Declining enrollment will force Calvary Temple Academy, a 200-student private school in Modesto, to close at the end of the school year.
Officials told teachers and parents late last week that the kindergarten through 12th grade school would close its doors in May.
The school is affiliated with the Pentecostal Assembly of God denomination, a rapidly expanding evangelical church.
The school campus is part of the Calvary Temple Worship Center at Briggsmore Avenue and Coffee Road.
Glen Berteau, Calvary's senior pastor, said the regional economic slowdown played a large role in the decision to close the school, where tuition ranges from $3,500 to $6,000 per year.
Berteau declined to give specifics on this year's school budget, but said the church had been subsidizing the school for several years. The 34 staff members will keep their jobs through the end of the year, he said.
Enrollment dropped from about 385 students in 2001 to 225 students at the beginning of this school year, with a 50-student dip in the past year, according to the California Department of Education. Enrollment has dropped to 202 students since then, according to school officials.
Calvary administrators brought in a marketing team two years ago as a last attempt to attract students and attention to the school.
In a news release, officials said part of the reason for closing the school was a desire to expand the church's adult Bible school into an accredited college to prepare ministers.
"I'm at total peace with what we're doing," Berteau said. "When you feel you can't keep up the excellence, when you'd have to cut back on some programs, I would say it wouldn't be fair to the young people."
Private school enrollment down
Calvary Temple Academy's enrollment woes seem to follow a countywide trend. Preliminary state data shows private school enrollment in Stanislaus County dropped 4.4 percent since last year, from 5,467 students in 2006-07 to 5,224 students this year.
The Rev. Ralph Sudfeld, board chairman of Modesto Christian School in Salida, said he's seen an increase this year in families seeking financial aid information.
"I think the economy has had an impact," Sudfeld said. "We really see parents buckling down."
Andrea Amaya spent Tuesday touring Modesto's Big Valley Christian School, off Tully Road, for her seventh-grade son. Amaya's son began attending Calvary Temple Academy in first grade.
"For my children and my family, this is our comfort zone, this is all we've known," Amaya said. "Families know each other, children know each other. The same class he's in right now has been with him since first grade."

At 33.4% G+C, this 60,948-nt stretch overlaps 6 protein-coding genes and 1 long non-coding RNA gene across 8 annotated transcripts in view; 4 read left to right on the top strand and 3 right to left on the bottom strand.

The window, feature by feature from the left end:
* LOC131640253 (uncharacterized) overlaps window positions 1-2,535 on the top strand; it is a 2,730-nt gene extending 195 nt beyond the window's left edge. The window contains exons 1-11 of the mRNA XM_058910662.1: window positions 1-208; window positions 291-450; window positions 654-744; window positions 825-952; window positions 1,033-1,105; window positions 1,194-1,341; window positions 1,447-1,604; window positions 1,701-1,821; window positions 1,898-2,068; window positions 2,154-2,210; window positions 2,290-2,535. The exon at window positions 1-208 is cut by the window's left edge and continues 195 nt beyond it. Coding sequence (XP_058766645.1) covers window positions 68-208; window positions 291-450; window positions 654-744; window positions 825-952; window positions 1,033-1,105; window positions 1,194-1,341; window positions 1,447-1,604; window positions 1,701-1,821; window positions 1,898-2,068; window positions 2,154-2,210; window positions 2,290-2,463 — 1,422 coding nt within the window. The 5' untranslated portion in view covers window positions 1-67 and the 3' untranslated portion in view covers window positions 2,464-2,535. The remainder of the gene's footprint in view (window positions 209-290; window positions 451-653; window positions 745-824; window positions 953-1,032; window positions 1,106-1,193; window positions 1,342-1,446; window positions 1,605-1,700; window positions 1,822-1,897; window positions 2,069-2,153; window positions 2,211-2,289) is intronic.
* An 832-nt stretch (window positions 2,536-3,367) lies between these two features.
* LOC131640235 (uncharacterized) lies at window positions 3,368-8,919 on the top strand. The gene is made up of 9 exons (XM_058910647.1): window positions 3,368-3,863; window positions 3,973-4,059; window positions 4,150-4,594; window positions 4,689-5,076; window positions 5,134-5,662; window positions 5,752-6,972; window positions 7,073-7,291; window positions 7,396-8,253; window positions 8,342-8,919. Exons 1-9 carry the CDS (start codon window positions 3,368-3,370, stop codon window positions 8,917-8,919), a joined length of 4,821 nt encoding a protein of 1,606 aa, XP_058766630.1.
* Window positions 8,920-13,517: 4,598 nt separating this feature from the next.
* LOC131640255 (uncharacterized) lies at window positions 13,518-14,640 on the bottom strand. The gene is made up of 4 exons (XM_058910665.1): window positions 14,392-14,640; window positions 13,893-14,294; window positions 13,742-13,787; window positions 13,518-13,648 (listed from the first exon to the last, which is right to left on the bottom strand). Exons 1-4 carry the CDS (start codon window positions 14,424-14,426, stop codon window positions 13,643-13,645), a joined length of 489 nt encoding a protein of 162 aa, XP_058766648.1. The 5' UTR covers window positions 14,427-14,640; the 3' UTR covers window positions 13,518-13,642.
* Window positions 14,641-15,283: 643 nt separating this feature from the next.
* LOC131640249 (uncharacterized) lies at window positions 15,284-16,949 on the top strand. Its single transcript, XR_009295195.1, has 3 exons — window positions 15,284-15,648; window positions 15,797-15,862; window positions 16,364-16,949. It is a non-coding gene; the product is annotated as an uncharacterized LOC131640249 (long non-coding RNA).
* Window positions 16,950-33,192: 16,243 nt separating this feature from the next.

Modesto resident Darryl Turner has a ninth-grade son and a daughter in her junior year at Calvary Temple Academy. Turner said Berteau promised to send Calvary certificates to his daughter and her classmates when they graduate next year from other schools. Turner also wants Calvary to name a junior year valedictorian.
"It's a sad thing for her, but she understands," Turner said. "She's been there nearly her entire life."
For Sherry Hughes, a longtime member of Calvary Temple Worship Center, the news of the school closure was sad but didn't come as a shock.
"They've been losing money for a while -- they've talked about (closing the school), but they've tried to save it," Hughes said. "It just became too hard to pull it out, I guess."
Calvary Temple Academy opened more than 30 years ago with students in kindergarten through third grade. High school classes weren't added until 1995.
Athletic teams since 1997
Calvary Temple began fielding competitive high school athletic teams in the 1997-98 school year. The next season, its boys basketball team advanced to the state Division V championship game. There, the Warriors lost 75-68 to Santa Clara of Oxnard.
The school began playing football in 2000. And in 2006, the Warriors, under head coach Jerry Grimshaw, beat Vacaville Christian in the Sac-Joaquin Section Division VII championship. Calvary Temple and Central Catholic are the only Modesto schools to win a football section championship.
Berteau said he hopes to expand the church's Global Bible Institute to include a program in which students can earn a college degree with an emphasis on preparing for the ministry.
He said the church's preschool will remain open.
Bee staff writer Will DeBoard contributed to this report.
Bee staff writer Merrill Balassone can be reached at email@example.com or 578-2337.